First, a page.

Halloween's long gone, but some storage vendors are confusing their holidays, judging by the following poseurs the season has drawn out of the woodwork:
- The head of IT for a major New York radiology center, who replaced its primary storage supplier from Hopkinton with a startup -- and who, a phone call reveals, doesn't even work at the center full time.
- The manager of an "IT services firm," whose adoption of a major data classification and search tool was prompted by his reseller relationship with the vendor.
- The financial services outfit that replaced a major SAN supplier with -- you guessed it -- a startup, without revealing that it helped fund said startup.
- The IT manager of a bank who went on record endorsing a WAFS product that in fact was part of a big, discounted installation by his chief networking supplier -- and for which he never made any comparison review.
- The expert on federal law who is overly eager to comment on her firm's latest study on compliance -- a study that turns out to be commissioned by a software vendor.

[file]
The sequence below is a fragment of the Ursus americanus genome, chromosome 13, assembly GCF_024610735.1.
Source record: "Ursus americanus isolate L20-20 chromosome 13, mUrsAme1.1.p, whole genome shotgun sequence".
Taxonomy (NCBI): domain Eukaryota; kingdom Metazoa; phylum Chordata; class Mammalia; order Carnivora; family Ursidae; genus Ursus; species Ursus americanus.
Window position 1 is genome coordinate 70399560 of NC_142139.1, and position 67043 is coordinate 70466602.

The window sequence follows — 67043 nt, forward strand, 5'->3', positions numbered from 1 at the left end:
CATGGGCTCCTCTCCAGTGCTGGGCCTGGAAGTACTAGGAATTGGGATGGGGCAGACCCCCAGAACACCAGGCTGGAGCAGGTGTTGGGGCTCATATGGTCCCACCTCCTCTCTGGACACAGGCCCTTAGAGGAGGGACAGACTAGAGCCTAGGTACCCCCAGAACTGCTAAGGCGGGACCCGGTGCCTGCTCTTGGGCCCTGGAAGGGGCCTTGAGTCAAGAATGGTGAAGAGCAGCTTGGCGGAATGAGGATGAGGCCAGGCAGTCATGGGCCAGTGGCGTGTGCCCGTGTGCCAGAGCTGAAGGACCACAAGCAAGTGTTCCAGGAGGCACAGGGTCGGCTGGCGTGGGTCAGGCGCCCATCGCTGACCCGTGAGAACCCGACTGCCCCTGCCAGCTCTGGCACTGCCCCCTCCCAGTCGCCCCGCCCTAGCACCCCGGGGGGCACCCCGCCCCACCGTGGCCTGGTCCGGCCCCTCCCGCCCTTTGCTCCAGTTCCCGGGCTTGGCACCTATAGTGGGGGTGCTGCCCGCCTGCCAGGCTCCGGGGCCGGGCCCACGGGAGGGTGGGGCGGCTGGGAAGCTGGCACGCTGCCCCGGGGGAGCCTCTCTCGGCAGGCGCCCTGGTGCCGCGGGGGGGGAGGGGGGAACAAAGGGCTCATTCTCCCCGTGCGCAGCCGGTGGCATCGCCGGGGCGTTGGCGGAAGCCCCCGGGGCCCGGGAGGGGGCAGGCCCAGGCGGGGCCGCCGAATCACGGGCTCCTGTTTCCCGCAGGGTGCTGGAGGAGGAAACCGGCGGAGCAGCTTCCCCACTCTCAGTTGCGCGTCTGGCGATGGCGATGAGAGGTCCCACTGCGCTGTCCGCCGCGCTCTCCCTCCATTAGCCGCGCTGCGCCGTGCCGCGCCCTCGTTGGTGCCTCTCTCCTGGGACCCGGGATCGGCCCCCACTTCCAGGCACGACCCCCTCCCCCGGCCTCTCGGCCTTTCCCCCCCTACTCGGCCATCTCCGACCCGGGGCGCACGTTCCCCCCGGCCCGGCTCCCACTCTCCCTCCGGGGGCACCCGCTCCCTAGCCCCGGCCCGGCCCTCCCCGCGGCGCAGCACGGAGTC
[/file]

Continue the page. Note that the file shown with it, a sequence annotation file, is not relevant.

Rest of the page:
There's nothing new about all this, which is why we still have journalism schools. But this kind of fluffy marketing seems to have reached new highs -- or lows.
No one's apologizing for any of it. When I confronted the representative of the federal expert, she said that just because her client commissioned a report didn't mean she couldn't comment objectively. And in several recent instances, vendors have refused to provide user contacts to testify about their wares, offering up VARs and resellers instead.
The message seems to be that it's okay to go to market with trumped-up references, as long as the vested interest isn't hidden from view. Certainly, there wasn't any actual double dealing in any of the above examples.